Taiwan-Based Relief Group Sends Medical Team to Indonesia

A medical relief team from the Chinese Christian Relief Assosciation and the Jayi Christian hospital aid relief efforts in Indonesian refugee camps.
( [email protected] ) Jan 10, 2005 05:56 PM EST

A team of nine people from the Chinese Christian Relief Association and Jayi Christian hospital arrived at the Lhkoksemawe airport in the northern part of Aceh.

Through the preparations of local churches, they have successfully entered into the Bireuen refugee camp to continue ongoing medical relief efforts.

Once they arrived, a local police officer greeted the group. The officer informed the group about rules set by the health department and public safety department. The officer led the entire trip to the disaster area.

On the way to the disaster zone, the road was lined with damaged houses with locals standing by, looking curiously and waving at the medical relief team.

The local police warmly received the team due to a severe lack in proper medical personnel and supplies. The medical relief team brought with them 600 kg (1,322 lbs) worth of medical supplies. Local relief workers report the presence of team as a ‘gift that has fallen off from the sky’.

To this date, this is the first non-governmental local medical relief team to arrive in this disaster zone to proceed with efforts in providing medical relief.

Around Lhoksemawe and Bireuen, around 3000 people have died (in Bireuen district alone, 594 people died). In terms of property damage, 5000 houses and 83 school have been severely damaged or destroyed, leaving 25000 homeless.

The local authority has setup 21 refugee camps, but many camps cannot provide adequate shelter from the wind and rain. Some camps contain no less than 9000 refugees.

The victims struggle with food shortages, but hope that the government can, in the most efficient and quick way, alleviate their situation by setting up the medical relief centers.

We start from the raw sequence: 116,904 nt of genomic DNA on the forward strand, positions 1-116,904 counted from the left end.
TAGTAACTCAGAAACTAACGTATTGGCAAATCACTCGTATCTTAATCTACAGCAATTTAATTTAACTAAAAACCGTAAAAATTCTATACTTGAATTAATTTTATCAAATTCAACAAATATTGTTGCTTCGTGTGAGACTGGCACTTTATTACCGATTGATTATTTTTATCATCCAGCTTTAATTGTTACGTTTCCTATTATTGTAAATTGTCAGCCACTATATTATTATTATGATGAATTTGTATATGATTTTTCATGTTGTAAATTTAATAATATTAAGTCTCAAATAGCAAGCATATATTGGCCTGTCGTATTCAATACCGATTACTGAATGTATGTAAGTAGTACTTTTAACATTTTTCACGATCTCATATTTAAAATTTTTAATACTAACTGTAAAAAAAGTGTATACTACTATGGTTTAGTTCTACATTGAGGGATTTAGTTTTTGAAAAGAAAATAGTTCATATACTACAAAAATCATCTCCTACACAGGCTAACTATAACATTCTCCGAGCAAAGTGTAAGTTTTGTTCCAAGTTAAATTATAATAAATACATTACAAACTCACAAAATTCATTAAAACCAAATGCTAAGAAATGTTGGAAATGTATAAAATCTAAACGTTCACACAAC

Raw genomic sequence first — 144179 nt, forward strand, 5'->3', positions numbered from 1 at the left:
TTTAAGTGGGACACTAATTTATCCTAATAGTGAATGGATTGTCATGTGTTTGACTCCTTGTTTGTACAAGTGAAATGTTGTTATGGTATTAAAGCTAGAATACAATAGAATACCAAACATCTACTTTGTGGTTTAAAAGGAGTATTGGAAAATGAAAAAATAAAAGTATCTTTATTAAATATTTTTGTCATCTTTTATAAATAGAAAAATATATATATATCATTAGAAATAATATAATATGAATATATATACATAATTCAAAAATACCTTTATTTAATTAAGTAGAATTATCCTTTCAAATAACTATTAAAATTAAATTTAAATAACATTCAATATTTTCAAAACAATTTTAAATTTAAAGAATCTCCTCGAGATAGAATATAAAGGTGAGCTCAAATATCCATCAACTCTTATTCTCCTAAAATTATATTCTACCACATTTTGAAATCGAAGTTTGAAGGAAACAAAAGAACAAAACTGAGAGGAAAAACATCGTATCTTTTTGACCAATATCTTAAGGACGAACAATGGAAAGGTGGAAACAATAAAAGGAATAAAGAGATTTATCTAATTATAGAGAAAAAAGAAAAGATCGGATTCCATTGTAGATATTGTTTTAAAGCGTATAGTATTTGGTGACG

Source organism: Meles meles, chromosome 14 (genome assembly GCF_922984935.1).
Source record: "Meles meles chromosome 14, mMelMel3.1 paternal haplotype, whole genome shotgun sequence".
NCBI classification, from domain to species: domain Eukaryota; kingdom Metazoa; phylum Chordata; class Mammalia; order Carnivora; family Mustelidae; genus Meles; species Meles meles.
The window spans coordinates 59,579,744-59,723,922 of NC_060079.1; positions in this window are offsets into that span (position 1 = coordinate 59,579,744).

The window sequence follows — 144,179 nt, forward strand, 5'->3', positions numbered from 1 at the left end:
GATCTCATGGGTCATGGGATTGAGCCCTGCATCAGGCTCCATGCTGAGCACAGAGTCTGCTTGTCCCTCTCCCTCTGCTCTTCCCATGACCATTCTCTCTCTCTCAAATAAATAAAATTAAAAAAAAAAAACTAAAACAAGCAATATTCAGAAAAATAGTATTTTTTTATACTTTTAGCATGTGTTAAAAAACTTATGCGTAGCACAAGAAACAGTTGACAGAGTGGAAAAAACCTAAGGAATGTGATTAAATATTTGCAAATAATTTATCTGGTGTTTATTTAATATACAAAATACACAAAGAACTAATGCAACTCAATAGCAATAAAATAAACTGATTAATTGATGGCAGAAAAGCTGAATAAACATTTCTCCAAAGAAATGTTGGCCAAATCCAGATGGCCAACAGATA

The medical relief team have so far been placed in a refugee center that houses over 990 people. They will provide much-needed medical service, providing children with care and general medical services. 34 military personnel have been present to maintain order in these camps.

Those who came all share an expression of hope for receiving treatment. Doctors and nurses already on scene have worked overtime day after day in the camps. Though in a constantly exhausted, the medical staff express gratitude in being allowed to use their abilities for those who are really in need. The atmosphere amongst in the team is both spirited and grateful.

In the process of caring, doctors found various symptoms assosciated with unsanitary conditions such as daiarrhea, skin rash, and fever. The conditions caused by the disaster have exposed survivors to polluted water, skin disease, rashes, and parasites.

Currently, the area continued to find itself lacking in sanitation says doctors. In a single camp, around 20 families would live on one small area, using the nearby river for drinking water and human waste disposal.

As the sanitation condition is deterioriating, many children fall victim to disease. The same day the team arrived at the camp a young boy had died from dysentery. Due to this problem, the relief team has also brought with them a highly advanced water purification system from Taiwan and placed it in the largest refugee camp to address the disaster areas' water and medical needs.

Now, with the relief association gathering enough funds, a second medical relief team is scheduled to arrive on the 12th to reinforce relief efforts.